Dorchester, MA NECA Boston Chapter and IBEW Local 103 reported that the 2019 first-year Joint Apprenticeship Training Committee (JATC) of Greater Boston apprenticeship class is the largest, most diverse in the program’s history. The incoming class is comprised of 409 apprentices and includes 362 men, 47 women, 155 minorities and 30 U.S. military veterans. The apprentices started their in-depth training on September 9th.
“NECA Boston, IBEW Local 103, and the JATC are proud to be at the forefront of electrical training and we are very enthusiastic to have an incoming apprenticeship class that has an influx of bright young men and women from diverse backgrounds who are committed to building outstanding careers in electrical and system technician construction,” said Glenn Kingsbury, executive manager of NECA Boston Chapter.
In total, 1,393 apprentices are currently registered in the JATC Greater Boston training program – 1,262 are in the five-year Electrical Construction Program; and 131 apprentices are in the five-year Telecommunications Systems Technician Program. During the course of the training, apprentices undergo 10,000 hours of on-the-job training with experienced journeypersons or systems technicians, as well as 1,000 hours of intensive classroom instruction conducted by fully-qualified and certified trainers before graduating as fully-licensed journeymen and women or licensed systems technicians.
The Greater Boston JATC, created and co-sponsored by NECA Boston Chapter and IBEW Local 103, is recognized as among the highest-rated and most prestigious apprenticeship training programs in the country. Classes are conducted in the JATC’s state-of-the-art headquarters and teaching facilities at 194 and 170 Freeport St. in Dorchester, on the IBEW Local 103 campus.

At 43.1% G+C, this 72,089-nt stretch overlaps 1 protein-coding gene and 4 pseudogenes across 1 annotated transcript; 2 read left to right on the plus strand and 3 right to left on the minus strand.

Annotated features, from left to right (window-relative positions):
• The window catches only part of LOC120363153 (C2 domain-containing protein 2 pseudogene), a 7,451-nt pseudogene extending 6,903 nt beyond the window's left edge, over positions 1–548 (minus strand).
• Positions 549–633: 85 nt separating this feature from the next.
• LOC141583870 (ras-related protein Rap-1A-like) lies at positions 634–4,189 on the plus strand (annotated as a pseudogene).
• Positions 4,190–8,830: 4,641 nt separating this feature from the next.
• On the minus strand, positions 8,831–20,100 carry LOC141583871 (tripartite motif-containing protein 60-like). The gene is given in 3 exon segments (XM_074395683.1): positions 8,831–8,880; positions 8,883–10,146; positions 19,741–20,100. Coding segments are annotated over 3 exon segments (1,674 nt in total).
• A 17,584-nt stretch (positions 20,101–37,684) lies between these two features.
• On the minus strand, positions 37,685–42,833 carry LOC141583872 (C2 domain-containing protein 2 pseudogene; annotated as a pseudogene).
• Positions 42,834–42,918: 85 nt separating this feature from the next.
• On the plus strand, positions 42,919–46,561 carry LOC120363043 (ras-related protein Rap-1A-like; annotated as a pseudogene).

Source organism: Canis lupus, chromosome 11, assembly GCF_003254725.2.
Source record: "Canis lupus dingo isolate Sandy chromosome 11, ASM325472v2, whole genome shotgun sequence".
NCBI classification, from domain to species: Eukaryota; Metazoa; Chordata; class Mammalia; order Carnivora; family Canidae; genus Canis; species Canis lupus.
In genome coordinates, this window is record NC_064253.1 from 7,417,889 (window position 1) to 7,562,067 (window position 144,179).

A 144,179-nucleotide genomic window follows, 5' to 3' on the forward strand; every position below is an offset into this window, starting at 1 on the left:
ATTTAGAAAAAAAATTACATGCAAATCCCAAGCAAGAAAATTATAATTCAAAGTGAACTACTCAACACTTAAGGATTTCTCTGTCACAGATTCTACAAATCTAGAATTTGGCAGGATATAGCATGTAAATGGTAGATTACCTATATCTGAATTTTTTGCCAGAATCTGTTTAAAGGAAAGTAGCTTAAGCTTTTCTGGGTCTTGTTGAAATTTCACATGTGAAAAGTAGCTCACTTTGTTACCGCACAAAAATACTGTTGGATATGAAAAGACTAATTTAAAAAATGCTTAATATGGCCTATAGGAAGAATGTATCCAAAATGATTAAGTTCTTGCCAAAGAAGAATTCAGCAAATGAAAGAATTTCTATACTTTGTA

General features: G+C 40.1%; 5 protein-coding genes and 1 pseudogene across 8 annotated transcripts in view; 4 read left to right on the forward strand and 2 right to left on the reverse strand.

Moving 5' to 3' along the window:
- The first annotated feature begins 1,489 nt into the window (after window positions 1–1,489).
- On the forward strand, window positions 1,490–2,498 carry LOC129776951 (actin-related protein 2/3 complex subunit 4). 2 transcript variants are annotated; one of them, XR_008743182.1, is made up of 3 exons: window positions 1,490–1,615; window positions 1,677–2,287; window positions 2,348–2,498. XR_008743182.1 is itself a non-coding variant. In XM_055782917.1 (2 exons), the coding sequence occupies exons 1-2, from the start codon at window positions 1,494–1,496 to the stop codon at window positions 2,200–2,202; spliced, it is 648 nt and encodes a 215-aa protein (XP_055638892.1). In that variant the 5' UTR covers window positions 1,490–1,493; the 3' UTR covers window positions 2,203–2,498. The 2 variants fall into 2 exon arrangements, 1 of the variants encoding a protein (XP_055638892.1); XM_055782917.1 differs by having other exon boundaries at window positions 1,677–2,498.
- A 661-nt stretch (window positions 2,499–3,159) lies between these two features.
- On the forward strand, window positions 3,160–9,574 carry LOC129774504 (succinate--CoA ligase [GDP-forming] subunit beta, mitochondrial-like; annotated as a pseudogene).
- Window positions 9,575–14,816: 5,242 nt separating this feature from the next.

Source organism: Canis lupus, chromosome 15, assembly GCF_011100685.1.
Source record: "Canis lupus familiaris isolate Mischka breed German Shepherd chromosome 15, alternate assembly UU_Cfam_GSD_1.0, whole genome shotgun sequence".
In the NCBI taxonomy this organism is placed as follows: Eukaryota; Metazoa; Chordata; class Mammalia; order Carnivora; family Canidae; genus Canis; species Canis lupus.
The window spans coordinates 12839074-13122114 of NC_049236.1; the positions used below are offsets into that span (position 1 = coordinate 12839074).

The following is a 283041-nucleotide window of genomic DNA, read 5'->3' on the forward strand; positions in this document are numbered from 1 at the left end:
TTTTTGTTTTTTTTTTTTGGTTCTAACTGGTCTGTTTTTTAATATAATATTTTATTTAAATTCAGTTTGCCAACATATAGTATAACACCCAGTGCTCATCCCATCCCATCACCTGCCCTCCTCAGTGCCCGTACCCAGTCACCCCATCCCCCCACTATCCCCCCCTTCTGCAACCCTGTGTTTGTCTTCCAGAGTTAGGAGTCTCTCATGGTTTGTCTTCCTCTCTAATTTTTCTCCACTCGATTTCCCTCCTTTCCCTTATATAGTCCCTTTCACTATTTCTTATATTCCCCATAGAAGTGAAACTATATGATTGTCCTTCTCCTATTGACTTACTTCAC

“Local 103, NECA Boston, and the JATC have collectively made a concerted effort to perform outreach to community groups to attract and retain qualified men and women to our program and the outstanding career opportunities the electrical industry can provide,” said Chris Sherlock, training director of the JATC of Greater Boston. “Concurrently, we also regularly engage developers, general contractors, and community leaders to work together in placing our skilled tradespeople on the projects in communities in which they live and work.”
“Having exceptional apprenticeship training is our priority,” said Lou Antonellis, business manager at Local 103. “It’s very important to keep Local 103 electricians and technicians on the cutting-edge of technological advances in our industry and our JATC staff does a fantastic job ensuring this is the case year in and year out. It’s equally important to have great diversity in our apprenticeship program. Today, Local 103 is proud to have more women, more people of color, and more Boston residents in our apprenticeship program than ever before.”
Apprentices are trained in specialty labs and shops, which simulate settings found in the field. The labs include high-voltage, primary and emergency power, electrical distribution, industrial controls, access and CCTV security systems shops and many others. The JATC facility also includes a ground-mounted solar array and wind turbine on which apprentices receive hands-on training in renewable energy installations. These facilities provide power back to the electrical grid and power to both JATC buildings.
Commenting on the focus on new technology, Sherlock said, “There’s been emphasis on renewable energy education the last decade and the JATC curriculum provides our apprentices and members with comprehensive training on solar, wind and fuel cell technologies.” In 2020, a 66kw battery storage system will be installed on the JATC campus and will store energy produced at night for use during the day. Training on this renewable technology will follow shortly thereafter.
Safety is at the heart of the electrical union’s training program, and the JATC of Greater Boston has a fully-outfitted Safety Training room where apprentices receive comprehensive training in all electrical safety standards employed in the workplace as mandated by OSHA and presented in NFPA 70E – Standard for Electrical Safety in the Workplace. Topics include arc flash, personal protective equipment (PPE), hazard evaluation, lockout and tagout procedures, fall protection, risk assessment, and many others.
“NECA Boston and IBEW Local 103 have a continuing commitment to develop the next generation of the most qualified, best trained electrical construction professionals who will be working on our region’s state-of-the-art facilities, renovating our historic buildings, and rebuilding our infrastructure,” said Kingsbury.